A grab-bag of #GamerGate responses

Tuesday was a busier day than usual for me on Twitter. Yahoo Tech ran my column decrying the vicious and creepy harassment of a few women in or connected to the gaming industry by what I called a “nutcase fringe” of “GamerGate”–and, more important, Twitter’s failure to take some basic steps to make itself less harassment-friendly–and my Twitter notifications promptly blew up.

Twitter analytics for GamerGate weekThe GamerGaters who showed up there–and in the post’s comments thread and on my Facebook page–were not amused. I spent most of the morning replying to those tweets but then had to turn my attention back to work. So for anybody who’s been waiting for a reply–or would like one exceeding 140 characters–here are my responses to the most common comments on my column.

Why didn’t you write about the doxxing and harassment of GamerGate supporters?

That’s the fairest point I’ve seen made. But this was a column about the history of harassment on Twitter–which has seen women take by far the worst abuse, as I noted in my mentions of Kathy Sierra and Adria Richards’ ordeals–and the service’s ineffectual response to it. I could have and should have written it months ago; the attacks on GamerGate opponents represent just another chapter in the story of a part of online culture that needs to die.

Plus, I have seen no credible evidence that harassment of GamerGate supporters has been as prolonged and vicious as that of Zoe Quinn, Brianna Wu, Anita Sarkeesian and other female critics of GamerGate.

(To anybody who’s been hit with death threats on Twitter, I’m sorry. Nobody should be subjected to that crap for speaking their mind. To those sending those threats: What the hell is wrong with you?)

This is about journalism ethics.

Those of you saying this, I believe you. But I also don’t get where you’re coming from. The massive influence AAA game publishers have over the gaming media and the willingness of some writers to suck up to them have been a glaring issue since the 1990s–back when I was writing and editing game reviews at the Post myself–and now you’re up in arms over a game nobody had heard of, Quinn’s Depression Quest, getting a little publicity? You’re saying the real sickness in gaming media, the reason to grab the pitchforks and torches, is the relationships some indie developers have with individual writers?

Oh, and the chat logs showing this meme was cooked up by a bunch of 4chan trolls using sockpuppet Twitter accounts display little concern about journalism ethics.

(Note also that the GamerGate outcry over the phony allegation that sleeping with a game writer got Quinn a favorable review of Depression Quest has led to the game getting about a billion times more mentions than it would have received otherwise.)

Twitter notifications on watchWe just want the politics taken out of game journalism.

Not everything has to be political. But if you take gaming seriously as a creative endeavor–a goal I remember most game-industry types supporting back in the ’90s–it’s delusional and incoherent to declare it exempt from any political scrutiny.

If you don’t appreciate Sarkeesian’s feminist critique of games, you can read somebody else’s–most reviews don’t put games in any social or political context, same as many write-ups of music, movies and books. Or write your own.

We’re tired of SJWs imposing their agenda on the gaming industry.

That’s “SJW,” as in “Social Justice Warrior.” Beyond the silliness of that supposed insult (me, I think it’s good to care whether an industry marginalizes people who could make it better), the idea that feminists are in a position to order around the game industry or any other segment of the technology sector is laughable.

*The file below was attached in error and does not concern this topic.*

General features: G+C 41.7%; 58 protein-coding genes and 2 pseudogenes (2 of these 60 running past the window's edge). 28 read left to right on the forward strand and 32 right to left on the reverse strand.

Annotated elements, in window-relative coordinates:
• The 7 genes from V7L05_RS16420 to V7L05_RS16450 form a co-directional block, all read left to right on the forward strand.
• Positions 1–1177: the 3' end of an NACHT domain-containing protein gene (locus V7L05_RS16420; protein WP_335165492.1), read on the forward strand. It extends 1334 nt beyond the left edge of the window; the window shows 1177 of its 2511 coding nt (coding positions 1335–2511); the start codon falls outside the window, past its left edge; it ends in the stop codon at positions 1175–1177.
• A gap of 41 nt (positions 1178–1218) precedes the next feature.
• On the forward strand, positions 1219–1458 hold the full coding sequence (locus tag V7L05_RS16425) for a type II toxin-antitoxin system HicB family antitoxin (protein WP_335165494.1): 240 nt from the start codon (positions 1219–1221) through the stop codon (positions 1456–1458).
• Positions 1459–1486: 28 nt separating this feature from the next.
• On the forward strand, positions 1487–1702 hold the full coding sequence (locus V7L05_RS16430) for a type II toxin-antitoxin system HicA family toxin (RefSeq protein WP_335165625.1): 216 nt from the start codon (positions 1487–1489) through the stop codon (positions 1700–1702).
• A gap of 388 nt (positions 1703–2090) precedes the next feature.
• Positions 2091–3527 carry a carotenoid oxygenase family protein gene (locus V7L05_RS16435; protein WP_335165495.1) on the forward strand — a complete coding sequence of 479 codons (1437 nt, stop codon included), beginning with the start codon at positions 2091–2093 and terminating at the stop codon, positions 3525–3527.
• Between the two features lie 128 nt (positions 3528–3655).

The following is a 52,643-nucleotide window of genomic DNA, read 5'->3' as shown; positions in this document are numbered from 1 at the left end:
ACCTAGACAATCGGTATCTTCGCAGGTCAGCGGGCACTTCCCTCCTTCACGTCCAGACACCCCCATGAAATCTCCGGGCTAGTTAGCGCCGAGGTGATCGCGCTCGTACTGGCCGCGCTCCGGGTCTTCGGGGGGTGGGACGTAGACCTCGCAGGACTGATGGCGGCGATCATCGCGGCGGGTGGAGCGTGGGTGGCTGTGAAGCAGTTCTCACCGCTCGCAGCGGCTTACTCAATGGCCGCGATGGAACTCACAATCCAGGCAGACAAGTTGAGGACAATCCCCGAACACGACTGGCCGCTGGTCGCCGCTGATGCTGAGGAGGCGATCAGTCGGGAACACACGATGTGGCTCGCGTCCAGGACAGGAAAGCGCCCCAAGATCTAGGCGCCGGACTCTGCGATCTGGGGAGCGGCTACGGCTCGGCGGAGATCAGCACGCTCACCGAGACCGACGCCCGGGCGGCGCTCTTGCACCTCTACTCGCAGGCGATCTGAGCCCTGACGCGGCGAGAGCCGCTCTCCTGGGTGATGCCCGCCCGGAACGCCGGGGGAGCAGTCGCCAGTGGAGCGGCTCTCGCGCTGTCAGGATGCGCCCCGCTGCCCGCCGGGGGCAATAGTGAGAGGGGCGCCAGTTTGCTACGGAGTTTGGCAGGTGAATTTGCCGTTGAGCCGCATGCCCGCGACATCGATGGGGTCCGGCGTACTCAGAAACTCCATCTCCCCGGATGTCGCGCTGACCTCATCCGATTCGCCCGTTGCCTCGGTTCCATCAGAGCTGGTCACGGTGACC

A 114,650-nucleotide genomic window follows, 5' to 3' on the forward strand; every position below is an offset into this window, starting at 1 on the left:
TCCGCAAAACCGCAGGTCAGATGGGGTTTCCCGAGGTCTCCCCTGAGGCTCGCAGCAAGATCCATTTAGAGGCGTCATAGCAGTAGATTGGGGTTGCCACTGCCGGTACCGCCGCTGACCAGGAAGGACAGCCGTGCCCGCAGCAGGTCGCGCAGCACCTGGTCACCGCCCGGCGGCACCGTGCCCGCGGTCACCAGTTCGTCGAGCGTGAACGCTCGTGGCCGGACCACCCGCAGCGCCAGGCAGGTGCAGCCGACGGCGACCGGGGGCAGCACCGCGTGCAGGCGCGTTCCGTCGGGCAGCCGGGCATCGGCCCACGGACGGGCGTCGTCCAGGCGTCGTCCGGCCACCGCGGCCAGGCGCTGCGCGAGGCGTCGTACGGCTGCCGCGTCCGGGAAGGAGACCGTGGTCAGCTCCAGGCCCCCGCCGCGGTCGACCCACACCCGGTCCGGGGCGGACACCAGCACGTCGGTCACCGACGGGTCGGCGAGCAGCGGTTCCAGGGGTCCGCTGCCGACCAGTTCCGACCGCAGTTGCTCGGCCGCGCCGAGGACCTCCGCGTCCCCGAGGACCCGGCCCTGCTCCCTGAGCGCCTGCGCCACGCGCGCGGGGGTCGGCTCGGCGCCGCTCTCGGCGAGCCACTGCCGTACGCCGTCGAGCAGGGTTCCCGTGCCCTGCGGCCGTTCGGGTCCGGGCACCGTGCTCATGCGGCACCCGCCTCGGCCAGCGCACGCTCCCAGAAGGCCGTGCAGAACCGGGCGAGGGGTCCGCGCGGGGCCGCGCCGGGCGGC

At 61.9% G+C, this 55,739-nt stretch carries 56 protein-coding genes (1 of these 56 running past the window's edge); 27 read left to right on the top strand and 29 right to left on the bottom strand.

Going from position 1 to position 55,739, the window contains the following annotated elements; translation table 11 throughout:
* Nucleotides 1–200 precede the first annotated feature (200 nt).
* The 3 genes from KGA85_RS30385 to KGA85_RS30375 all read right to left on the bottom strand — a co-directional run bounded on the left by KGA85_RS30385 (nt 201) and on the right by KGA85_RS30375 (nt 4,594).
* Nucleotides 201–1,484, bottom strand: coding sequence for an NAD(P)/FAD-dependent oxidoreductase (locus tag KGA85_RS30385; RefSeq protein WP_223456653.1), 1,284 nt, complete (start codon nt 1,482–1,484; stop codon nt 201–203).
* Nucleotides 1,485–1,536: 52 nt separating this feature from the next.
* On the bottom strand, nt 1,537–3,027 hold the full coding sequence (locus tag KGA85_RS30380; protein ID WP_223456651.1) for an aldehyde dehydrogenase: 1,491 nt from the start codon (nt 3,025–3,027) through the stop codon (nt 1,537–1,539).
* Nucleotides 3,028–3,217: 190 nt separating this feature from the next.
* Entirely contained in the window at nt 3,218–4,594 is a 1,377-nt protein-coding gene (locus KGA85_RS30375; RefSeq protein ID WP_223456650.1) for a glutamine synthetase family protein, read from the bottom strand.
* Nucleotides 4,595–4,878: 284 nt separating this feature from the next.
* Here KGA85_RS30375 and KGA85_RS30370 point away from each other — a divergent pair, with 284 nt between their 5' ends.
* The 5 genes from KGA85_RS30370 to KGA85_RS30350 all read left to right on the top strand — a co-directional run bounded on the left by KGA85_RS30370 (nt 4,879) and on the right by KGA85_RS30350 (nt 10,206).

The subtext of some of these objections, that the gaming industry does not need to change, troubles me much more. Historically, the majority culture in America telling a minority culture “can’t you just pipe down and let us keep things the way they are?” has led to some darker chapters in our country’s history.

There is a history of unjustly blaming video games for real-world violence, but that complaint hasn’t been brought up much by GamerGaters. And now that a threat of a school shooting led Sarkeesian to cancel a planned appearance at Utah State University–campus police told her they couldn’t check attendees for weapons under the state’s open concealed-carry laws–it would be awkward to bring up that.

(The game industry hasn’t done itself a favor by shying away from that argument, as game designer Daniel Greenberg—a friend and, years ago, one of my better freelance contributors—argues in this post at The Atlantic.)

The publicity over these attacks is unwarranted; those women should have just ignored the trolls.

The accounts of people who have been hit with repeated, graphic threats of rape and death indicate no such thing is possible. Not having had to endure such a thing, I’m inclined to believe those who have.

Another thought: It would have been an interesting experiment to publish my column under a female byline and a woman’s photo.

You’re advocating for censorship.

If you can’t tell the difference between governments arresting people for their speech and a corporation deciding on the rules of its own social network, you’re an idiot.

We’re not misogynists. We value diversity and welcome women, and there’s no evidence GamerGate is behind any of the attacks.

I believe you when you say that. But a non-trivial proportion of the pro-GamerGate testimony I’ve seen has exhibited sexism of varying levels of toxicity, from saying Quinn reached “the top” (as if she’s now EA) “on her back” to calling complaints about GamerGate “stupid feminist BS.”

And some of the most public supporters of GamerGate are outright cretins, from actor Adam Baldwin (who earlier wondered if President Obama wanted to bring Ebola to America) to writer and professional jerk Milo Yiannopoulos (last year, his mockery of complaints about female underrepresentation at tech conferences ran under the headline “Put a sock in it, you dickless wonders”).

And all the way at the nutcase fringe, you have the creeps on 8chan plotting these attacks. This is the problem with calling a hashtag a movement: How do you kick people out of GamerGate when they say they support it too?